Speaking of economic bubbles I have heard all too often many saying “gold is in a bubble and is due to burst”; that “its price is inflated and is not going to last. Therefore I shouldn’t invest in gold.” Of course, if one is to look back in time at the 1970’s gold charts they’d be quick to conclude that we are now experiencing similar times. Indeed in 1971 when Nixon took the dollar off the gold standard the value of gold rose against the dollar that was plunging. Gold had a bullish decade followed by two bearish decades, when the dollar gained strength, lots of strength. The prosperity America gained during the last two decades during the past century enticed the world’s central banks to acquire dollars in reserves. Thus the whole world wanted our dollars causing its demand to rise against gold. Yet few economists at that time paid attention to Murray Rothbards’ theory of how bubbles come to life. A bubble, simply put, is a camouflaged inflation of assets. As explained in my previous article Economic Bubbles 101 it is the expansion of credit and money supply that is at the root of the bubble formation. This event is not a normal cause of a free market’s law of supply and demand but a result of a fractional reserve banking system that allows the Central Bank to lend more than they hold in reserves by creating an artificial supply of new credit and money. In conclusion the prosperity America enjoyed was an artificial one that burdened our country with excessive debt.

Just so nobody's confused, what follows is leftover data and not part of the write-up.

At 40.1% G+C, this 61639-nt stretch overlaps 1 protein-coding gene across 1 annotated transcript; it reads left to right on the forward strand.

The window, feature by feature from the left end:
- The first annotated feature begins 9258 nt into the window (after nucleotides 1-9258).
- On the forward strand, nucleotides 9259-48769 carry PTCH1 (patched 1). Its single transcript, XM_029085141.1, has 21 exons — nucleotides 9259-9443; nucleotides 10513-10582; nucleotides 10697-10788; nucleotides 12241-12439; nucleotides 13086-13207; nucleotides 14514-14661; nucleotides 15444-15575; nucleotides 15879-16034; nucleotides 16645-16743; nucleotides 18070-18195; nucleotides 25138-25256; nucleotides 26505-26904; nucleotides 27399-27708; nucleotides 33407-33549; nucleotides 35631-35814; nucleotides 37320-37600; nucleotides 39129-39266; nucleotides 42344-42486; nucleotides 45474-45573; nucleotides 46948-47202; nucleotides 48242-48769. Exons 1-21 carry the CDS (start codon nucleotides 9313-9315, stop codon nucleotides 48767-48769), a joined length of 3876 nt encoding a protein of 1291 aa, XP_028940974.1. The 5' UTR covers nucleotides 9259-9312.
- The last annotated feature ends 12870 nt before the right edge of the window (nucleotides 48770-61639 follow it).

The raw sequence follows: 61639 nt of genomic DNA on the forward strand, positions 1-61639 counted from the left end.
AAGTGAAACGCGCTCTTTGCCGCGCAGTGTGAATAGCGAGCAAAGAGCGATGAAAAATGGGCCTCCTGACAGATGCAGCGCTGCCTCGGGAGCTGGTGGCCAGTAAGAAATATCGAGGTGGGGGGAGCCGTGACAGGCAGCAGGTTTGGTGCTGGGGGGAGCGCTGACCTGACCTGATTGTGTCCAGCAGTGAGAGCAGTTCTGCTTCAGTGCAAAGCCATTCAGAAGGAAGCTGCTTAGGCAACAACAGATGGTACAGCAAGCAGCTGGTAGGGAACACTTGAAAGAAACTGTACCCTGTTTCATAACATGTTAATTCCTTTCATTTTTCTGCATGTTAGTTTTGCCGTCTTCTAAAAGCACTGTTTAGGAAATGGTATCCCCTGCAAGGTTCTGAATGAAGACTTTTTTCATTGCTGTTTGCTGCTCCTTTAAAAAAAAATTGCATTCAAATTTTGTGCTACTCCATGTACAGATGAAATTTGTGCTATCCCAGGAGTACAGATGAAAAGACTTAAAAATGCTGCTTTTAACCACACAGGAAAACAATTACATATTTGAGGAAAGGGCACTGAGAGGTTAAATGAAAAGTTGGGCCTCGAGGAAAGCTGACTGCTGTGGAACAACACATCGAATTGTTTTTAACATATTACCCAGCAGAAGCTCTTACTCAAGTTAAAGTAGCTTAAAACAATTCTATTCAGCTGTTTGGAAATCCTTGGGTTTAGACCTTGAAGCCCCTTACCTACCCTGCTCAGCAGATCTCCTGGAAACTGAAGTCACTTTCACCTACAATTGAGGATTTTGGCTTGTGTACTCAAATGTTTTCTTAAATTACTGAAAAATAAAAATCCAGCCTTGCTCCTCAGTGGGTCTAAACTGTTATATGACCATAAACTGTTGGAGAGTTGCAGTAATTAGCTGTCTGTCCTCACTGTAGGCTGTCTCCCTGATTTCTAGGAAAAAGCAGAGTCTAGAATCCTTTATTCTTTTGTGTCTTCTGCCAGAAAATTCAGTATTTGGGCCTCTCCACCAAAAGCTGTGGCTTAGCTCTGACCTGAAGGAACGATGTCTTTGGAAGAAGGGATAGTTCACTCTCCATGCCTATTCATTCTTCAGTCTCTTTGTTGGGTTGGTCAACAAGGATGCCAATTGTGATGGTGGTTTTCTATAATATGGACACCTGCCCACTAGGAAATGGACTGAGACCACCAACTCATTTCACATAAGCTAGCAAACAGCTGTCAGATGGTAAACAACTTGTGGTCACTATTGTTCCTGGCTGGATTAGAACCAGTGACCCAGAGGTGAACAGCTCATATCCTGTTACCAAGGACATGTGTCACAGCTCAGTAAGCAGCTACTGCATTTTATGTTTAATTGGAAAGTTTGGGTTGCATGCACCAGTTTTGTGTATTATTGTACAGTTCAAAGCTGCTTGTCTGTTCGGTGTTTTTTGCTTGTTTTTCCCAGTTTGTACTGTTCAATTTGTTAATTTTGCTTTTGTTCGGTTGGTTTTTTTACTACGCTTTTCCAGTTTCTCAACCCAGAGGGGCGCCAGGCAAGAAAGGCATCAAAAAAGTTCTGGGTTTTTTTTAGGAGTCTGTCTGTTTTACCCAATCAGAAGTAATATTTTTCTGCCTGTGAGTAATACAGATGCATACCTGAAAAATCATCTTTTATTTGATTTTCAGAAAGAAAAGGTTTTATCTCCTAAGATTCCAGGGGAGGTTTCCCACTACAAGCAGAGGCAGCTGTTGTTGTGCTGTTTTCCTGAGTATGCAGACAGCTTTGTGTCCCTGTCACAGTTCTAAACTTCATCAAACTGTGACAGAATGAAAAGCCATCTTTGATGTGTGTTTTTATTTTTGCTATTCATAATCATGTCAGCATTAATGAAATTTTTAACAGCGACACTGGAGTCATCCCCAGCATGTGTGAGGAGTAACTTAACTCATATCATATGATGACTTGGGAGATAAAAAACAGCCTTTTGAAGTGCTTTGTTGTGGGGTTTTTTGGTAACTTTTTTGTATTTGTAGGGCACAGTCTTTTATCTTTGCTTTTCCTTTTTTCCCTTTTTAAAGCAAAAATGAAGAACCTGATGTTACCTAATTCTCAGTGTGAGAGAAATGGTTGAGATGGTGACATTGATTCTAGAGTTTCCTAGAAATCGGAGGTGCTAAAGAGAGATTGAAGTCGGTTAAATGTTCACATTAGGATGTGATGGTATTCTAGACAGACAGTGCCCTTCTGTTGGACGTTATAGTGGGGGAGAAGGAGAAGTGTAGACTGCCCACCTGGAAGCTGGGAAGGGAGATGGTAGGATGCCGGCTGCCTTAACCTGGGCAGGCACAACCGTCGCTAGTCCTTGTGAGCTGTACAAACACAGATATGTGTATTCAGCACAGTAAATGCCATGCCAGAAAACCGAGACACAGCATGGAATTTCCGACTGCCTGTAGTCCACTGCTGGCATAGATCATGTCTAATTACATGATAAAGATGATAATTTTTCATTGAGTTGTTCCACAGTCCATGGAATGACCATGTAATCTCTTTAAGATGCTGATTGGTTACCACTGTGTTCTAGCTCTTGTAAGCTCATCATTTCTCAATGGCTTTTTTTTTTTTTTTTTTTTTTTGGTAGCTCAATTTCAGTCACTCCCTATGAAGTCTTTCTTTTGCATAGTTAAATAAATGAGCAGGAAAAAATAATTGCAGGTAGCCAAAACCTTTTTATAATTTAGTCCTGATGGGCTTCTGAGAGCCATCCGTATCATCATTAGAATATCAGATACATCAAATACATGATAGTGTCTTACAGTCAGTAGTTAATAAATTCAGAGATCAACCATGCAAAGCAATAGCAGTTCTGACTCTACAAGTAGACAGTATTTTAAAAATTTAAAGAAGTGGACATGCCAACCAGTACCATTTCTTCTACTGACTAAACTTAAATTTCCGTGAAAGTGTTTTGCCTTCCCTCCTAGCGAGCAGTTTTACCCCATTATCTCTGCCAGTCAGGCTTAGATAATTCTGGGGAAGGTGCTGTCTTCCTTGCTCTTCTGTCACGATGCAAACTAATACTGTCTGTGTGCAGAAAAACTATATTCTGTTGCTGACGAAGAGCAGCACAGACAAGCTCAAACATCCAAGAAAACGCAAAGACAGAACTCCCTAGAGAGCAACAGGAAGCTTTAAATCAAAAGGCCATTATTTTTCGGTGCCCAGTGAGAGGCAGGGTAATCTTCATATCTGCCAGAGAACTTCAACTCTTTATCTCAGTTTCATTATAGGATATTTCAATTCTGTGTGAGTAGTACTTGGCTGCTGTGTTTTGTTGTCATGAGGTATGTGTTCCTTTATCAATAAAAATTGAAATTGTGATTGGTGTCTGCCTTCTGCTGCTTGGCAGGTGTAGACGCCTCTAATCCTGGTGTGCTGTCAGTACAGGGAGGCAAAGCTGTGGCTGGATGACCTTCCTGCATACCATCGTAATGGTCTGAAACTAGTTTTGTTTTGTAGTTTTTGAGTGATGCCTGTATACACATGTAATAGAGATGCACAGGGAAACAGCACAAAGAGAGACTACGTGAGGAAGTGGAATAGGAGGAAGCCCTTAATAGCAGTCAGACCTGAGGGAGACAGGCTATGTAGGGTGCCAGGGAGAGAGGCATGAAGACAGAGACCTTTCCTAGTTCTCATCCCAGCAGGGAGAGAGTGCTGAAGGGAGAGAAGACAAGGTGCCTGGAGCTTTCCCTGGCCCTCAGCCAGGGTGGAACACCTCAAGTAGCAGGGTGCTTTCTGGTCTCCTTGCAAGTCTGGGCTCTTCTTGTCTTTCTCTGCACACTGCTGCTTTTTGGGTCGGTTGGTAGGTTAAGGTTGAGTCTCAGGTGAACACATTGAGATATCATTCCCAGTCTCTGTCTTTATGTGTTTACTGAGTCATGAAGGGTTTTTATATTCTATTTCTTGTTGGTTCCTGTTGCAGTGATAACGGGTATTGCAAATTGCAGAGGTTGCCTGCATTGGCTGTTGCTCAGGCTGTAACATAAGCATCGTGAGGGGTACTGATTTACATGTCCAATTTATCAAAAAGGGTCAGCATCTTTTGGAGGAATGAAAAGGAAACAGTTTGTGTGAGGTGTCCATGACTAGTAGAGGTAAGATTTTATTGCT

After the NASDAQ bubble burst – during the very early 2000’s – a few classic economists and investors that followed their advise recognized that gold was starting another phase of appreciation against the dollar. It has now been a decade since gold has been rising against the dollar and many think it’s coming to an end. But wait a minute! Before running to the conclusion that the decade of run on gold is over and it’s time for the dollar to regain its supreme position maybe we should evaluate the big picture ahead of us.